Insane delusions and poisoned affections?

Re Ritchie,Ritchie v Joslin [2009]

The classic test for Testamentary Capacity was establish back in 1870 and has stood the test of time ever since! The principles laid down in Banks v Goodfellow [1870-71] state that the Testator (the deceased who made the Will):

  1. Must understand the nature of the act of making a Will and its effect
  2. Must understand the extent of the property of which he is disposing
  3. Must be able to appreciate and comprehend the claims to which he ought to give effect; and
  4. With regard to the 3 above, no disorder of the mind shall poison his affections, pervert his sense of right or prevent the exercise of his natural faculties – that no insane delusion shall influence his will in disposing of the property and bring about a disposal of it which, if the mind had been sound, would not have been made

The deceased, Mrs Richie, an elderly lady of 88 years died leaving 4 children (2 boys and 2 girls) together with a substantial Estate of approx £2.5m. By her 1998 Will, Mrs Richie left the majority of her Estate to Charity. None of her 4 children were to receive anything. If the will was held to be invalid, the Estate would pass on Intestacy to the 4 children.

It was common ground between the parties that limbs 1 to 3 of the above test were satisfied. The parties differed however upon whether Mrs Richie was suffering from a mental disorder at the time she made the will and on the effect of any such disorder. It was alleged that Mrs Richie was suffering from irrational delusions. It was alleged, by way of example, that Mrs Richie falsely believed her children had done little or nothing to help her. The solicitor’s attendance notes taken when the Will was prepared supported this and other allegations advanced by Mrs Richie, namely:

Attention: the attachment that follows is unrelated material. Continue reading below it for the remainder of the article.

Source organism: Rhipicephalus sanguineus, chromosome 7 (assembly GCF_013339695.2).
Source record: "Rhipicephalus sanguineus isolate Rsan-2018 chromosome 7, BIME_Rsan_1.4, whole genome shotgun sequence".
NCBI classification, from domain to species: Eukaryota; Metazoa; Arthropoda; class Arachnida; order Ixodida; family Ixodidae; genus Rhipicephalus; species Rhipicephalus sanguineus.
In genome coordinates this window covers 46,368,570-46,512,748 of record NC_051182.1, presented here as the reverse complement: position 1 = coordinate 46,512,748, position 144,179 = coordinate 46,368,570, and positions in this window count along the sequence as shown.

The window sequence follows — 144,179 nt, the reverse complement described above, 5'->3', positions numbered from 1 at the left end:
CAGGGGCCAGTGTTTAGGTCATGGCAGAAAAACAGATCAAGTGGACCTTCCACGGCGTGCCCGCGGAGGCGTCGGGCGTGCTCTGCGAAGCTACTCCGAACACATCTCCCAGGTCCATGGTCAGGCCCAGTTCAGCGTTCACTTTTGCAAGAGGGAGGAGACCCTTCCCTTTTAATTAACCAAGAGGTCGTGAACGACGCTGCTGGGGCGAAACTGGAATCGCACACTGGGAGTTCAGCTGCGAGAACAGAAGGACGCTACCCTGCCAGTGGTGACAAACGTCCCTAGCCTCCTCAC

• All her children were well provided for and didn’t need the money
  • The sons had been violent towards her
  • Her daughters did not come near or visit her
  • Her sons were stealing from her

Following detailed evidence, the trial judge accepted that these allegations were not true. Rather than acting inappropriately to their mother who suffered from O.C.D. they had in fact supported her and she had infact been quite dependent upon them.

The central question was whether or not Mrs Richie believed the allegations to be true. If she knew perfectly well that what she was telling the solicitor about her children was untrue, then she could not have been suffering from delusions. However, Mrs Richie’s statements could not be viewed as mere lies – she was suffering from paranoia or an abnormal paranoid disability. The expert medical evidence was accepted that her paranoid personality was a disease of the mind that gave rise to delusion and irrational beliefs. On this basis it was concluded that Mrs Richie did believe that the allegations she made were true.

It therefore remained to be decided whether or not this disease of the mind meant that Mrs Richie’s moral sense, instincts and affections had been perverted by mental disease. Whilst the very experienced probate solicitor and the deceased’s G.P. considered her to have capacity, the judge concluded that the evidence from the solicitor’s notes plainly pointed to the fact that Mrs Richie’s motives in making the Will was to cut out her children, rather than benefit the Charity. There was no rational reason to do this. It was plain therefore that her affections towards her children had been poisoned. She would not have cut them out, but for the deluded beliefs.

It followed therefore that the will was invalid, the Charity lost and the children took the entire Estate equally under the Intestacy rules.